We've explored the world of Horizon: Zero Dawn and its open world mechanics.
Last year at E3 we were first introduced to Horizon: Zero Dawn, Guerrilla Games' first non-Killzone title in nearly a decade. Speaking to them at that event as well as this one, it was clear that doing something new and different was one of the main motivators behind its development. Horizon: Zero Dawn is a bold new direction for the studio and, having spent half an hour getting comfortable with its mechanics in a sandbox area set up for E3 2016, we can now safely say that they're on to something big here.
By now you've probably seen the E3 gameplay demo of Horizon: Zero Dawn shown at the Sony press conference (if not check it out below). Behind closed doors at E3 we got a look at what happens before this section and so we were able to see some of the character interactions and dialogue options available to Aloy, as well some of the gear and crafting mechanics. If there was any doubt before that Horizon is a fully fledged RPG with all the trimmings that come with the territory (merchants, dialogue trees, crafting, characters living their lives in settlements) then they were laid to rest here. While the dialogue options may not rival, say Mass Effect or Dragon Age, there's some room to explore and gain further insights. We can't tell if there were any opportunities to add more character to Aloy's persona via dialogue, but it didn't seem so, at least not in the conversations we heard.
The village we came across was down on its luck and its inhabitants had decided to hunker down and trust in the Gods, rather than go out to see what was causing the corruption of the machines. Aloy, an outcast, who at this point in the story has some idea of what's behind the corruption (though we were not let in on the secret during E3 as this section was part way into the game), wants to deal with the problem at its root. She is tasked with making sure a village that has not been heard from in a while is alright and as she sets out towards it, that's when the on stage demo kicks off.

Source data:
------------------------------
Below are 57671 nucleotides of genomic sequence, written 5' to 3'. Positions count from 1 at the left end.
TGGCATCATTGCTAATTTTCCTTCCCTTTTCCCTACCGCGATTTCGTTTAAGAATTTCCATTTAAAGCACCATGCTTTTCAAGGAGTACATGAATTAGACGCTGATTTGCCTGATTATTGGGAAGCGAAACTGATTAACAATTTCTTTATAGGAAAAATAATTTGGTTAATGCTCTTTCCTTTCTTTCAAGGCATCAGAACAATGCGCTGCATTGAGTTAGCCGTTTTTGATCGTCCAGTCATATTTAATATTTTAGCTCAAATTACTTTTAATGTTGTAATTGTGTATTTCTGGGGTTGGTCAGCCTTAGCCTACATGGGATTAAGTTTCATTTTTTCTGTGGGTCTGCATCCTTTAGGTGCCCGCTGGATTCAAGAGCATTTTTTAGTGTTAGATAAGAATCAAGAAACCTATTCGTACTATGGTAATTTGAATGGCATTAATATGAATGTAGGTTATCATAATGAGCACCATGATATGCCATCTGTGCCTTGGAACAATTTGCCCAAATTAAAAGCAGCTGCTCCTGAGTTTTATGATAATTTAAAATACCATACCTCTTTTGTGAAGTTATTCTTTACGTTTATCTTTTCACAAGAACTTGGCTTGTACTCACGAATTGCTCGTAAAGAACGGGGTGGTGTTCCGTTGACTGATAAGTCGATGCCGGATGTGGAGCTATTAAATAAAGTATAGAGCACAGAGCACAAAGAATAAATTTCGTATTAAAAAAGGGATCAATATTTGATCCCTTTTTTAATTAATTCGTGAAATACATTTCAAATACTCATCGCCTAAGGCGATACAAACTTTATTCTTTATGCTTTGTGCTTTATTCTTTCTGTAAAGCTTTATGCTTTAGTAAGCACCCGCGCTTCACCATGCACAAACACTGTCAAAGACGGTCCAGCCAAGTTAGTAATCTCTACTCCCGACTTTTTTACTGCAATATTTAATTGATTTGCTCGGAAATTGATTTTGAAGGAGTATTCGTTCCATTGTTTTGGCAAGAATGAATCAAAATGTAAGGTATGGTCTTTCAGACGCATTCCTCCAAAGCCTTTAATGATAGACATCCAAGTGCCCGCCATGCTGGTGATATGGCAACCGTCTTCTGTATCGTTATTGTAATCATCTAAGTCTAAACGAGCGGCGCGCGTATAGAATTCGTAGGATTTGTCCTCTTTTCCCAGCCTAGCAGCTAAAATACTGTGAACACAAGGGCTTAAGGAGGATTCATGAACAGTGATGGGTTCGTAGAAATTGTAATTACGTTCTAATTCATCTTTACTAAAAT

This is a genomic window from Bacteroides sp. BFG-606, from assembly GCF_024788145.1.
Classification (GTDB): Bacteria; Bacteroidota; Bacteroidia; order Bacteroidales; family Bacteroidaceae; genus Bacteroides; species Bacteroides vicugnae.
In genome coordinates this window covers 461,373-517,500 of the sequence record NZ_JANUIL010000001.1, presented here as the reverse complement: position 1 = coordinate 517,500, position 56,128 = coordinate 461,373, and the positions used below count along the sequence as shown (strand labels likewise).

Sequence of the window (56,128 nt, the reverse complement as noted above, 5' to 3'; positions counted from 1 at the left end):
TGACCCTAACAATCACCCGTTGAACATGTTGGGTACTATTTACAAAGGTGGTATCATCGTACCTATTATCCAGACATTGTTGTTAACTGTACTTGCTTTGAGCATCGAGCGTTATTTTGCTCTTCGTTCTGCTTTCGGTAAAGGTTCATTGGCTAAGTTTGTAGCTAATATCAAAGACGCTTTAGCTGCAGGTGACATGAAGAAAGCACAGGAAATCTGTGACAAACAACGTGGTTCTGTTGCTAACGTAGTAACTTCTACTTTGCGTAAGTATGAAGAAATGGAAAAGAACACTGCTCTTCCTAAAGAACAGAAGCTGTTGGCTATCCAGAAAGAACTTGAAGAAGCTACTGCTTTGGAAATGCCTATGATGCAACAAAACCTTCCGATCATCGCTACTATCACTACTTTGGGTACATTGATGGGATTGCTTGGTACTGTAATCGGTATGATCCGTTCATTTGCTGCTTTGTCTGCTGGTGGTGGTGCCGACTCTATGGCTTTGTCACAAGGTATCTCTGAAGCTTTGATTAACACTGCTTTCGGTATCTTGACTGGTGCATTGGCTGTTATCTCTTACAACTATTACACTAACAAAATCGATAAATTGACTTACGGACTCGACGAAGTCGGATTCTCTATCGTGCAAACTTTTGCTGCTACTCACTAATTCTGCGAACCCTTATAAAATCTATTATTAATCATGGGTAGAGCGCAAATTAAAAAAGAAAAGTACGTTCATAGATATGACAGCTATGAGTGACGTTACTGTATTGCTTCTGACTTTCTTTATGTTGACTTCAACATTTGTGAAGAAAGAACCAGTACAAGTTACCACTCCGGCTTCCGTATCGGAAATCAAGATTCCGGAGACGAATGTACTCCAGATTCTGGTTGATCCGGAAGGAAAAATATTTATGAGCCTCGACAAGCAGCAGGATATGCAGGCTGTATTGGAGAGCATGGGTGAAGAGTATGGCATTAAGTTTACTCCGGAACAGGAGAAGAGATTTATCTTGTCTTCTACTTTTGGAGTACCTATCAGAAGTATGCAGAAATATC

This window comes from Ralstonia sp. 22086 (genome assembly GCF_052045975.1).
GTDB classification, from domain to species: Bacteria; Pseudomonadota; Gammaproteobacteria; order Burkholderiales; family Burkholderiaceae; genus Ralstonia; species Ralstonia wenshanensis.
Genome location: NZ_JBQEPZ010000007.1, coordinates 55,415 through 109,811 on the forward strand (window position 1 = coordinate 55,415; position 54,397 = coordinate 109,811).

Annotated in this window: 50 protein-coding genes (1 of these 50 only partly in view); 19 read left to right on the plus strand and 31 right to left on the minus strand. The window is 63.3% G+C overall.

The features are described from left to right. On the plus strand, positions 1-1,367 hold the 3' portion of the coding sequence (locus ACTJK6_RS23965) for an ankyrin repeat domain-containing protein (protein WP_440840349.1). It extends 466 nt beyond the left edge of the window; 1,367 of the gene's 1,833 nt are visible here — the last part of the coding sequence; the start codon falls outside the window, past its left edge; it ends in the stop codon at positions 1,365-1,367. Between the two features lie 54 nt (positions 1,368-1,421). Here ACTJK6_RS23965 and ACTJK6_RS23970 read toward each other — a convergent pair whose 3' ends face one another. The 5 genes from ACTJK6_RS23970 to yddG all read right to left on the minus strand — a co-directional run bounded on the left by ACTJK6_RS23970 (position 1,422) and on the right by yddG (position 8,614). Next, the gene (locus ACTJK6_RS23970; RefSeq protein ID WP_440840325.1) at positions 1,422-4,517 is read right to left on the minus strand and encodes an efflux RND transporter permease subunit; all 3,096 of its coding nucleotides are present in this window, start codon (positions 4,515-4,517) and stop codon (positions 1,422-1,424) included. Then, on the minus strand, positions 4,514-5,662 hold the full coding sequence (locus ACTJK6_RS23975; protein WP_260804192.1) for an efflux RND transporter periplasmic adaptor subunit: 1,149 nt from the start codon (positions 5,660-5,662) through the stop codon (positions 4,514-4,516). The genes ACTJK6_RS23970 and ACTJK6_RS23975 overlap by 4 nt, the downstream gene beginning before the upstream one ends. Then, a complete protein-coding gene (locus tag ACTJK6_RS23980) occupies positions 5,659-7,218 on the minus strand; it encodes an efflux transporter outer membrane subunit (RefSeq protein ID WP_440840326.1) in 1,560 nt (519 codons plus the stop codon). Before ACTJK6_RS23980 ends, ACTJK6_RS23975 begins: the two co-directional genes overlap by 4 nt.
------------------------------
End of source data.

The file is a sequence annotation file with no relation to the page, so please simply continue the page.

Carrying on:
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Rather than letting us play through that mission sequence, Guerrilla Games had prepared a closed-off sandbox area with a few different metallic beasts and some basic missions to help you explore the mechanics. What's fascinating with the robot animals of Horizon: Zero Dawn (there are normal animals too, that you hunt for crafting purposes) is how they interact with each other and how they all fill a role in a robo eco system. Some of them transport materials between various locations, others serve as guards. They're all connected to each other, but if you don't attack them they will simply go about their business. You can use some of them as mounts, something that's unlocked by reaching a certain level. They all carry useful components that you will need to upgrade your weapons, they also serve as currency in the world, and they're what you craft ammunition out of.
There are different types of materials and so there's a great balance between trying to take down robots for materials, during which time you waste materials using up your ammunition. So if you can sneak up on one and take them out without much fuss, that's a big win. The ropecaster is also very useful here. The way it works is that it can pin down any machine allowing you to get close to either tame it, or land a devastating attack. However, as soon as you attack it the ropes will release, so while it can be a great means of crowd control and a way to give yourself time to line up a precise hit, it's not as overpowered as you might think.
The gameplay and combat itself is very smooth, whether you're mounted, hiding in the bushes, or taking a more direct approach. Using the bow is very rewarding, while it was a little trickier getting used to throwing some of the grenade-like items. The health system is designed in a way that punsihes reckless behaviour as refilling your health mid-combat both makes you vulnerable and takes a fair bit of time. Clearly, Guerrilla Games wanted to make sure that, as a general rule, tactical thinking and stealth are the best course of action.
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After we'd completed the simpler tasks of taking out Grazers and Watchers, or shooting off the containers from Shell-Walkers, a Corruptor was spawned. This is the machine seen at the end of the E3 demo, and what we got to see was how it behaved in an open-world scenario rather than a scripted event like in the demo. It was quite a challenge, but we managed to get it under control thanks to a combination of fire and using our mount (a Broadhead) to move in and out of range.
Guerrilla Games has been working on Horizon: Zero Dawn since 2010, maybe not in full production, but that's when the concept was born. We'll find out early next year if the long journey has been worth the effort, but all indications are that we're in for a great time with Aloy.